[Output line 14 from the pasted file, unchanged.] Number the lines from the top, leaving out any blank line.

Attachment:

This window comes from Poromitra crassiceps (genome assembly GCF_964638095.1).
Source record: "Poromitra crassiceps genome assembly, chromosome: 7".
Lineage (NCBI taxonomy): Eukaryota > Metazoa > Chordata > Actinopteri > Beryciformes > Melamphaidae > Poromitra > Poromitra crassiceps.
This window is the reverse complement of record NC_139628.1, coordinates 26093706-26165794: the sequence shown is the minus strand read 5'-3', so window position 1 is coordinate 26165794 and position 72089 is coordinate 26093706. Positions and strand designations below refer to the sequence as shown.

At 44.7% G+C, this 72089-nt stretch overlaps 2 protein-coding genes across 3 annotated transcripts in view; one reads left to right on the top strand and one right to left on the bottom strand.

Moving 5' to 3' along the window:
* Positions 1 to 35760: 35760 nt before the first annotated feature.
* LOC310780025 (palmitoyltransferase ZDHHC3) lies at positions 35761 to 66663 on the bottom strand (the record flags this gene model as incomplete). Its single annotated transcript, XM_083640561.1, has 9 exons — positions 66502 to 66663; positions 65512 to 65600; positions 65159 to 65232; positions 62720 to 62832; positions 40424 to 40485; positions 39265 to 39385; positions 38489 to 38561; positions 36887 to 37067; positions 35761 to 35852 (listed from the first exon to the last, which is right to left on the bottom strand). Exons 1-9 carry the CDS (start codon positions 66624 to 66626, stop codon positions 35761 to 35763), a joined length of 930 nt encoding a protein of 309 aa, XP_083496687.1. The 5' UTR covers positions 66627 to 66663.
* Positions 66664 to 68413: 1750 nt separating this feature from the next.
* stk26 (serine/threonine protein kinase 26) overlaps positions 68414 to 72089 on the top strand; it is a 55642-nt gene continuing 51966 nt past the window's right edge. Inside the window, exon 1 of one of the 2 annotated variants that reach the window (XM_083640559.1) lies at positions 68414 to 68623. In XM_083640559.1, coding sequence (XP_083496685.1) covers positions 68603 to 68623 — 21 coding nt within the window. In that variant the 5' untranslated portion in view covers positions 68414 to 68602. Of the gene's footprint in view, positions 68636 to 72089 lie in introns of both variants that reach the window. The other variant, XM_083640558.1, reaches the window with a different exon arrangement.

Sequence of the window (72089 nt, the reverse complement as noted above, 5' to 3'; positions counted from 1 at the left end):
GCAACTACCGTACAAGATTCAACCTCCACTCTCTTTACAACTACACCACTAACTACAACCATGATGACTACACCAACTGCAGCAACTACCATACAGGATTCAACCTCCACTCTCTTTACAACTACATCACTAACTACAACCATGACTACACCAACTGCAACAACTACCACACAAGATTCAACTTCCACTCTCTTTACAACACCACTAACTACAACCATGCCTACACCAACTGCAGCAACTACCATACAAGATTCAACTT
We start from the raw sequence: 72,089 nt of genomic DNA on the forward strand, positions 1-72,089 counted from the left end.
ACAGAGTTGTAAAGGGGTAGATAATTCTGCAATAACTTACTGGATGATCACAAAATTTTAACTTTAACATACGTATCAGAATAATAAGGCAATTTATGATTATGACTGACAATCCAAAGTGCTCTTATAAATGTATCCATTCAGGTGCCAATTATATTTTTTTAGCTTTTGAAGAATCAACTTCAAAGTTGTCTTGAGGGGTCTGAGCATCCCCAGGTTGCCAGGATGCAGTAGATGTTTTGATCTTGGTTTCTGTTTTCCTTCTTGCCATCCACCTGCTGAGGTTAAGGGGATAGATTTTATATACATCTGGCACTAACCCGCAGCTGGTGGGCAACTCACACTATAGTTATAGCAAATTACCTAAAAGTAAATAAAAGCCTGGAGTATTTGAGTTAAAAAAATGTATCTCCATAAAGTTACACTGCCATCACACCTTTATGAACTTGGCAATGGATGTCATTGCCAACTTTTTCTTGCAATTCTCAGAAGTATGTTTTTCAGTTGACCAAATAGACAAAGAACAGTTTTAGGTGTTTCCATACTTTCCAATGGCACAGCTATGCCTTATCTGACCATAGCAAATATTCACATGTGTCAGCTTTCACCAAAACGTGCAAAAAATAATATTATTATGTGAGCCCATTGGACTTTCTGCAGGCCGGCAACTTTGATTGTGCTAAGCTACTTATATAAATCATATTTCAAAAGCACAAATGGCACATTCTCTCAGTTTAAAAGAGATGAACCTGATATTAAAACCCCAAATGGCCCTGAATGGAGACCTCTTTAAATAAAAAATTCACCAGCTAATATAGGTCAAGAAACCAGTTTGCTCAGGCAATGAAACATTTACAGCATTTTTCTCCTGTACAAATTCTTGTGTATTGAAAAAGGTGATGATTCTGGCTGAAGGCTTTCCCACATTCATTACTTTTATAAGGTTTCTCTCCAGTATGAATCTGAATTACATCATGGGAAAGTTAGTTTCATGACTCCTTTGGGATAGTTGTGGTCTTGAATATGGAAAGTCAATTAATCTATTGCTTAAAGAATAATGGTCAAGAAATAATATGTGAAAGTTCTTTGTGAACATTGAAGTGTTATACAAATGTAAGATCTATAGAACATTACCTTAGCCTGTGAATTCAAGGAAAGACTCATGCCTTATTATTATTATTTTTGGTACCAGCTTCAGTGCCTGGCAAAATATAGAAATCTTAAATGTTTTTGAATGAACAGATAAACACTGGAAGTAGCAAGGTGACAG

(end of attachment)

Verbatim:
ACAGAGTTGTAAAGGGGTAGATAATTCTGCAATAACTTACTGGATGATCACAAAATTTTAACTTTAACATACGTATCAGAATAATAAGGCAATTTATGATTATGACTGACAATCCAAAGTGCTCTTATAAATGTATCCATTCAGGTGCCAATTATATTTTTTTAGCTTTTGAAGAATCAACTTCAAAGTTGTCTTGAGGGGTCTGAGCATCCCCAGGTTGCCAGGATGCAGTAGATGTTTTGATCTTGGTTTCTGTTTTCCTTCTTGCCATCCACCTGCTGAGGTTAAGGGGATAGATTTTATATACATCTGGCACTAACCCGCAGCTGGTGGGCAACTCACACTATAGTTATAGCAAATTACCTAAAAGTAAATAAAAGCCTGGAGTATTTGAGTTAAAAAAATGTATCTCCATAAAGTTACACTGCCATCACACCTTTATGAACTTGGCAATGGATGTCATTGCCAACTTTTTCTTGCAATTCTCAGAAGTATGTTTTTCAGTTGACCAAATAGACAAAGAACAGTTTTAGGTGTTTCCATACTTTCCAATGGCACAGCTATGCCTTATCTGACCATAGCAAATATTCACATGTGTCAGCTTTCACCAAAACGTGCAAAAAATAATATTATTATGTGAGCCCATTGGACTTTCTGCAGGCCGGCAACTTTGATTGTGCTAAGCTACTTATATAAATCATATTTCAAAAGCACAAATGGCACATTCTCTCAGTTTAAAAGAGATGAACCTGATATTAAAACCCCAAATGGCCCTGAATGGAGACCTCTTTAAATAAAAAATTCACCAGCTAATATAGGTCAAGAAACCAGTTTGCTCAGGCAATGAAACATTTACAGCATTTTTCTCCTGTACAAATTCTTGTGTATTGAAAAAGGTGATGATTCTGGCTGAAGGCTTTCCCACATTCATTACTTTTATAAGGTTTCTCTCCAGTATGAATCTGAATTACATCATGGGAAAGTTAGTTTCATGACTCCTTTGGGATAGTTGTGGTCTTGAATATGGAAAGTCAATTAATCTATTGCTTAAAGAATAATGGTCAAGAAATAATATGTGAAAGTTCTTTGTGAACATTGAAGTGTTATACAAATGTAAGATCTATAGAACATTACCTTAGCCTGTGAATTCAAGGAAAGACTCATGCCTTATTATTATTATTTTTGGTACCAGCTTCAGTGCCTGGCAAAATATAGAAATCTTAAATGTTTTTGAATGAACAGATAAACACTGGAAGTAGCAAGGTGACAG